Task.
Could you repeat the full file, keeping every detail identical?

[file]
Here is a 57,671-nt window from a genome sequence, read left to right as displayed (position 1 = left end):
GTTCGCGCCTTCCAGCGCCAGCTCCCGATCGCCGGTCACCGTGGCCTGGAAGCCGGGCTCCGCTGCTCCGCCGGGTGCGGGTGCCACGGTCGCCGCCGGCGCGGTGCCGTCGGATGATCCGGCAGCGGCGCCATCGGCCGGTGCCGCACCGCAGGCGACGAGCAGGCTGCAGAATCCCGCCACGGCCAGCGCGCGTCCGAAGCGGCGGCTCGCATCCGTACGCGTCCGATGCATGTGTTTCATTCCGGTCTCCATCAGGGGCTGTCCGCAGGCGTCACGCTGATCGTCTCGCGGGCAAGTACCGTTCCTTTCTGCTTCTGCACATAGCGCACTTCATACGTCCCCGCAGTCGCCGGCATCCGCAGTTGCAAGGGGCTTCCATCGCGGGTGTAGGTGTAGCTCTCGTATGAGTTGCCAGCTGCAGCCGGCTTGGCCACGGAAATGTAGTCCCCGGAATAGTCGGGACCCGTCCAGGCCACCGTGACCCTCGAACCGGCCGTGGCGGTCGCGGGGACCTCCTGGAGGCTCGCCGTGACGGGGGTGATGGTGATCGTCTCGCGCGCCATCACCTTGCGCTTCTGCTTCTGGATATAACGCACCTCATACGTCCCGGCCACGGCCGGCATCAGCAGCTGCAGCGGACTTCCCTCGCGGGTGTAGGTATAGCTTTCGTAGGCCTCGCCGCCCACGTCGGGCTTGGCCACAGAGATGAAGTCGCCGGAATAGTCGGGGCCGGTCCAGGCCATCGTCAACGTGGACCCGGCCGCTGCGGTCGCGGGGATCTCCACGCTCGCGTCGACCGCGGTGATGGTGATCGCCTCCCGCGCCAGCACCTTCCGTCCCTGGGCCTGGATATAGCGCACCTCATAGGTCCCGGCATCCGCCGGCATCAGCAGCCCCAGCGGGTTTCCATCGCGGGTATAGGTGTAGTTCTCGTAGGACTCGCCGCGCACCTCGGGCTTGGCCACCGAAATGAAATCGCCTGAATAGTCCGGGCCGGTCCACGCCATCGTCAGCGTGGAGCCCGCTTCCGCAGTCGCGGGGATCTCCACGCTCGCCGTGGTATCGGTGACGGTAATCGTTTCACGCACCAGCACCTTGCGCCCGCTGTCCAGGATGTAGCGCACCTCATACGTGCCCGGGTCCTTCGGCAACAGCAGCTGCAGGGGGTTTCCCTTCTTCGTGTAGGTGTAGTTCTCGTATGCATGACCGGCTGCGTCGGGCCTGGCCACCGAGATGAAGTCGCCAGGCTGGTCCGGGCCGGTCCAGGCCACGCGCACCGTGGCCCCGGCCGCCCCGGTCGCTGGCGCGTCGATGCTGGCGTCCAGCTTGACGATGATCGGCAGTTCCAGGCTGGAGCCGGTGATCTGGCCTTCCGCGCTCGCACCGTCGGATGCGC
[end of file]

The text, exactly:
Here is a 57,671-nt window from a genome sequence, read left to right as displayed (position 1 = left end):
GTTCGCGCCTTCCAGCGCCAGCTCCCGATCGCCGGTCACCGTGGCCTGGAAGCCGGGCTCCGCTGCTCCGCCGGGTGCGGGTGCCACGGTCGCCGCCGGCGCGGTGCCGTCGGATGATCCGGCAGCGGCGCCATCGGCCGGTGCCGCACCGCAGGCGACGAGCAGGCTGCAGAATCCCGCCACGGCCAGCGCGCGTCCGAAGCGGCGGCTCGCATCCGTACGCGTCCGATGCATGTGTTTCATTCCGGTCTCCATCAGGGGCTGTCCGCAGGCGTCACGCTGATCGTCTCGCGGGCAAGTACCGTTCCTTTCTGCTTCTGCACATAGCGCACTTCATACGTCCCCGCAGTCGCCGGCATCCGCAGTTGCAAGGGGCTTCCATCGCGGGTGTAGGTGTAGCTCTCGTATGAGTTGCCAGCTGCAGCCGGCTTGGCCACGGAAATGTAGTCCCCGGAATAGTCGGGACCCGTCCAGGCCACCGTGACCCTCGAACCGGCCGTGGCGGTCGCGGGGACCTCCTGGAGGCTCGCCGTGACGGGGGTGATGGTGATCGTCTCGCGCGCCATCACCTTGCGCTTCTGCTTCTGGATATAACGCACCTCATACGTCCCGGCCACGGCCGGCATCAGCAGCTGCAGCGGACTTCCCTCGCGGGTGTAGGTATAGCTTTCGTAGGCCTCGCCGCCCACGTCGGGCTTGGCCACAGAGATGAAGTCGCCGGAATAGTCGGGGCCGGTCCAGGCCATCGTCAACGTGGACCCGGCCGCTGCGGTCGCGGGGATCTCCACGCTCGCGTCGACCGCGGTGATGGTGATCGCCTCCCGCGCCAGCACCTTCCGTCCCTGGGCCTGGATATAGCGCACCTCATAGGTCCCGGCATCCGCCGGCATCAGCAGCCCCAGCGGGTTTCCATCGCGGGTATAGGTGTAGTTCTCGTAGGACTCGCCGCGCACCTCGGGCTTGGCCACCGAAATGAAATCGCCTGAATAGTCCGGGCCGGTCCACGCCATCGTCAGCGTGGAGCCCGCTTCCGCAGTCGCGGGGATCTCCACGCTCGCCGTGGTATCGGTGACGGTAATCGTTTCACGCACCAGCACCTTGCGCCCGCTGTCCAGGATGTAGCGCACCTCATACGTGCCCGGGTCCTTCGGCAACAGCAGCTGCAGGGGGTTTCCCTTCTTCGTGTAGGTGTAGTTCTCGTATGCATGACCGGCTGCGTCGGGCCTGGCCACCGAGATGAAGTCGCCAGGCTGGTCCGGGCCGGTCCAGGCCACGCGCACCGTGGCCCCGGCCGCCCCGGTCGCTGGCGCGTCGATGCTGGCGTCCAGCTTGACGATGATCGGCAGTTCCAGGCTGGAGCCGGTGATCTGGCCTTCCGCGCTCGCACCGTCGGATGCGC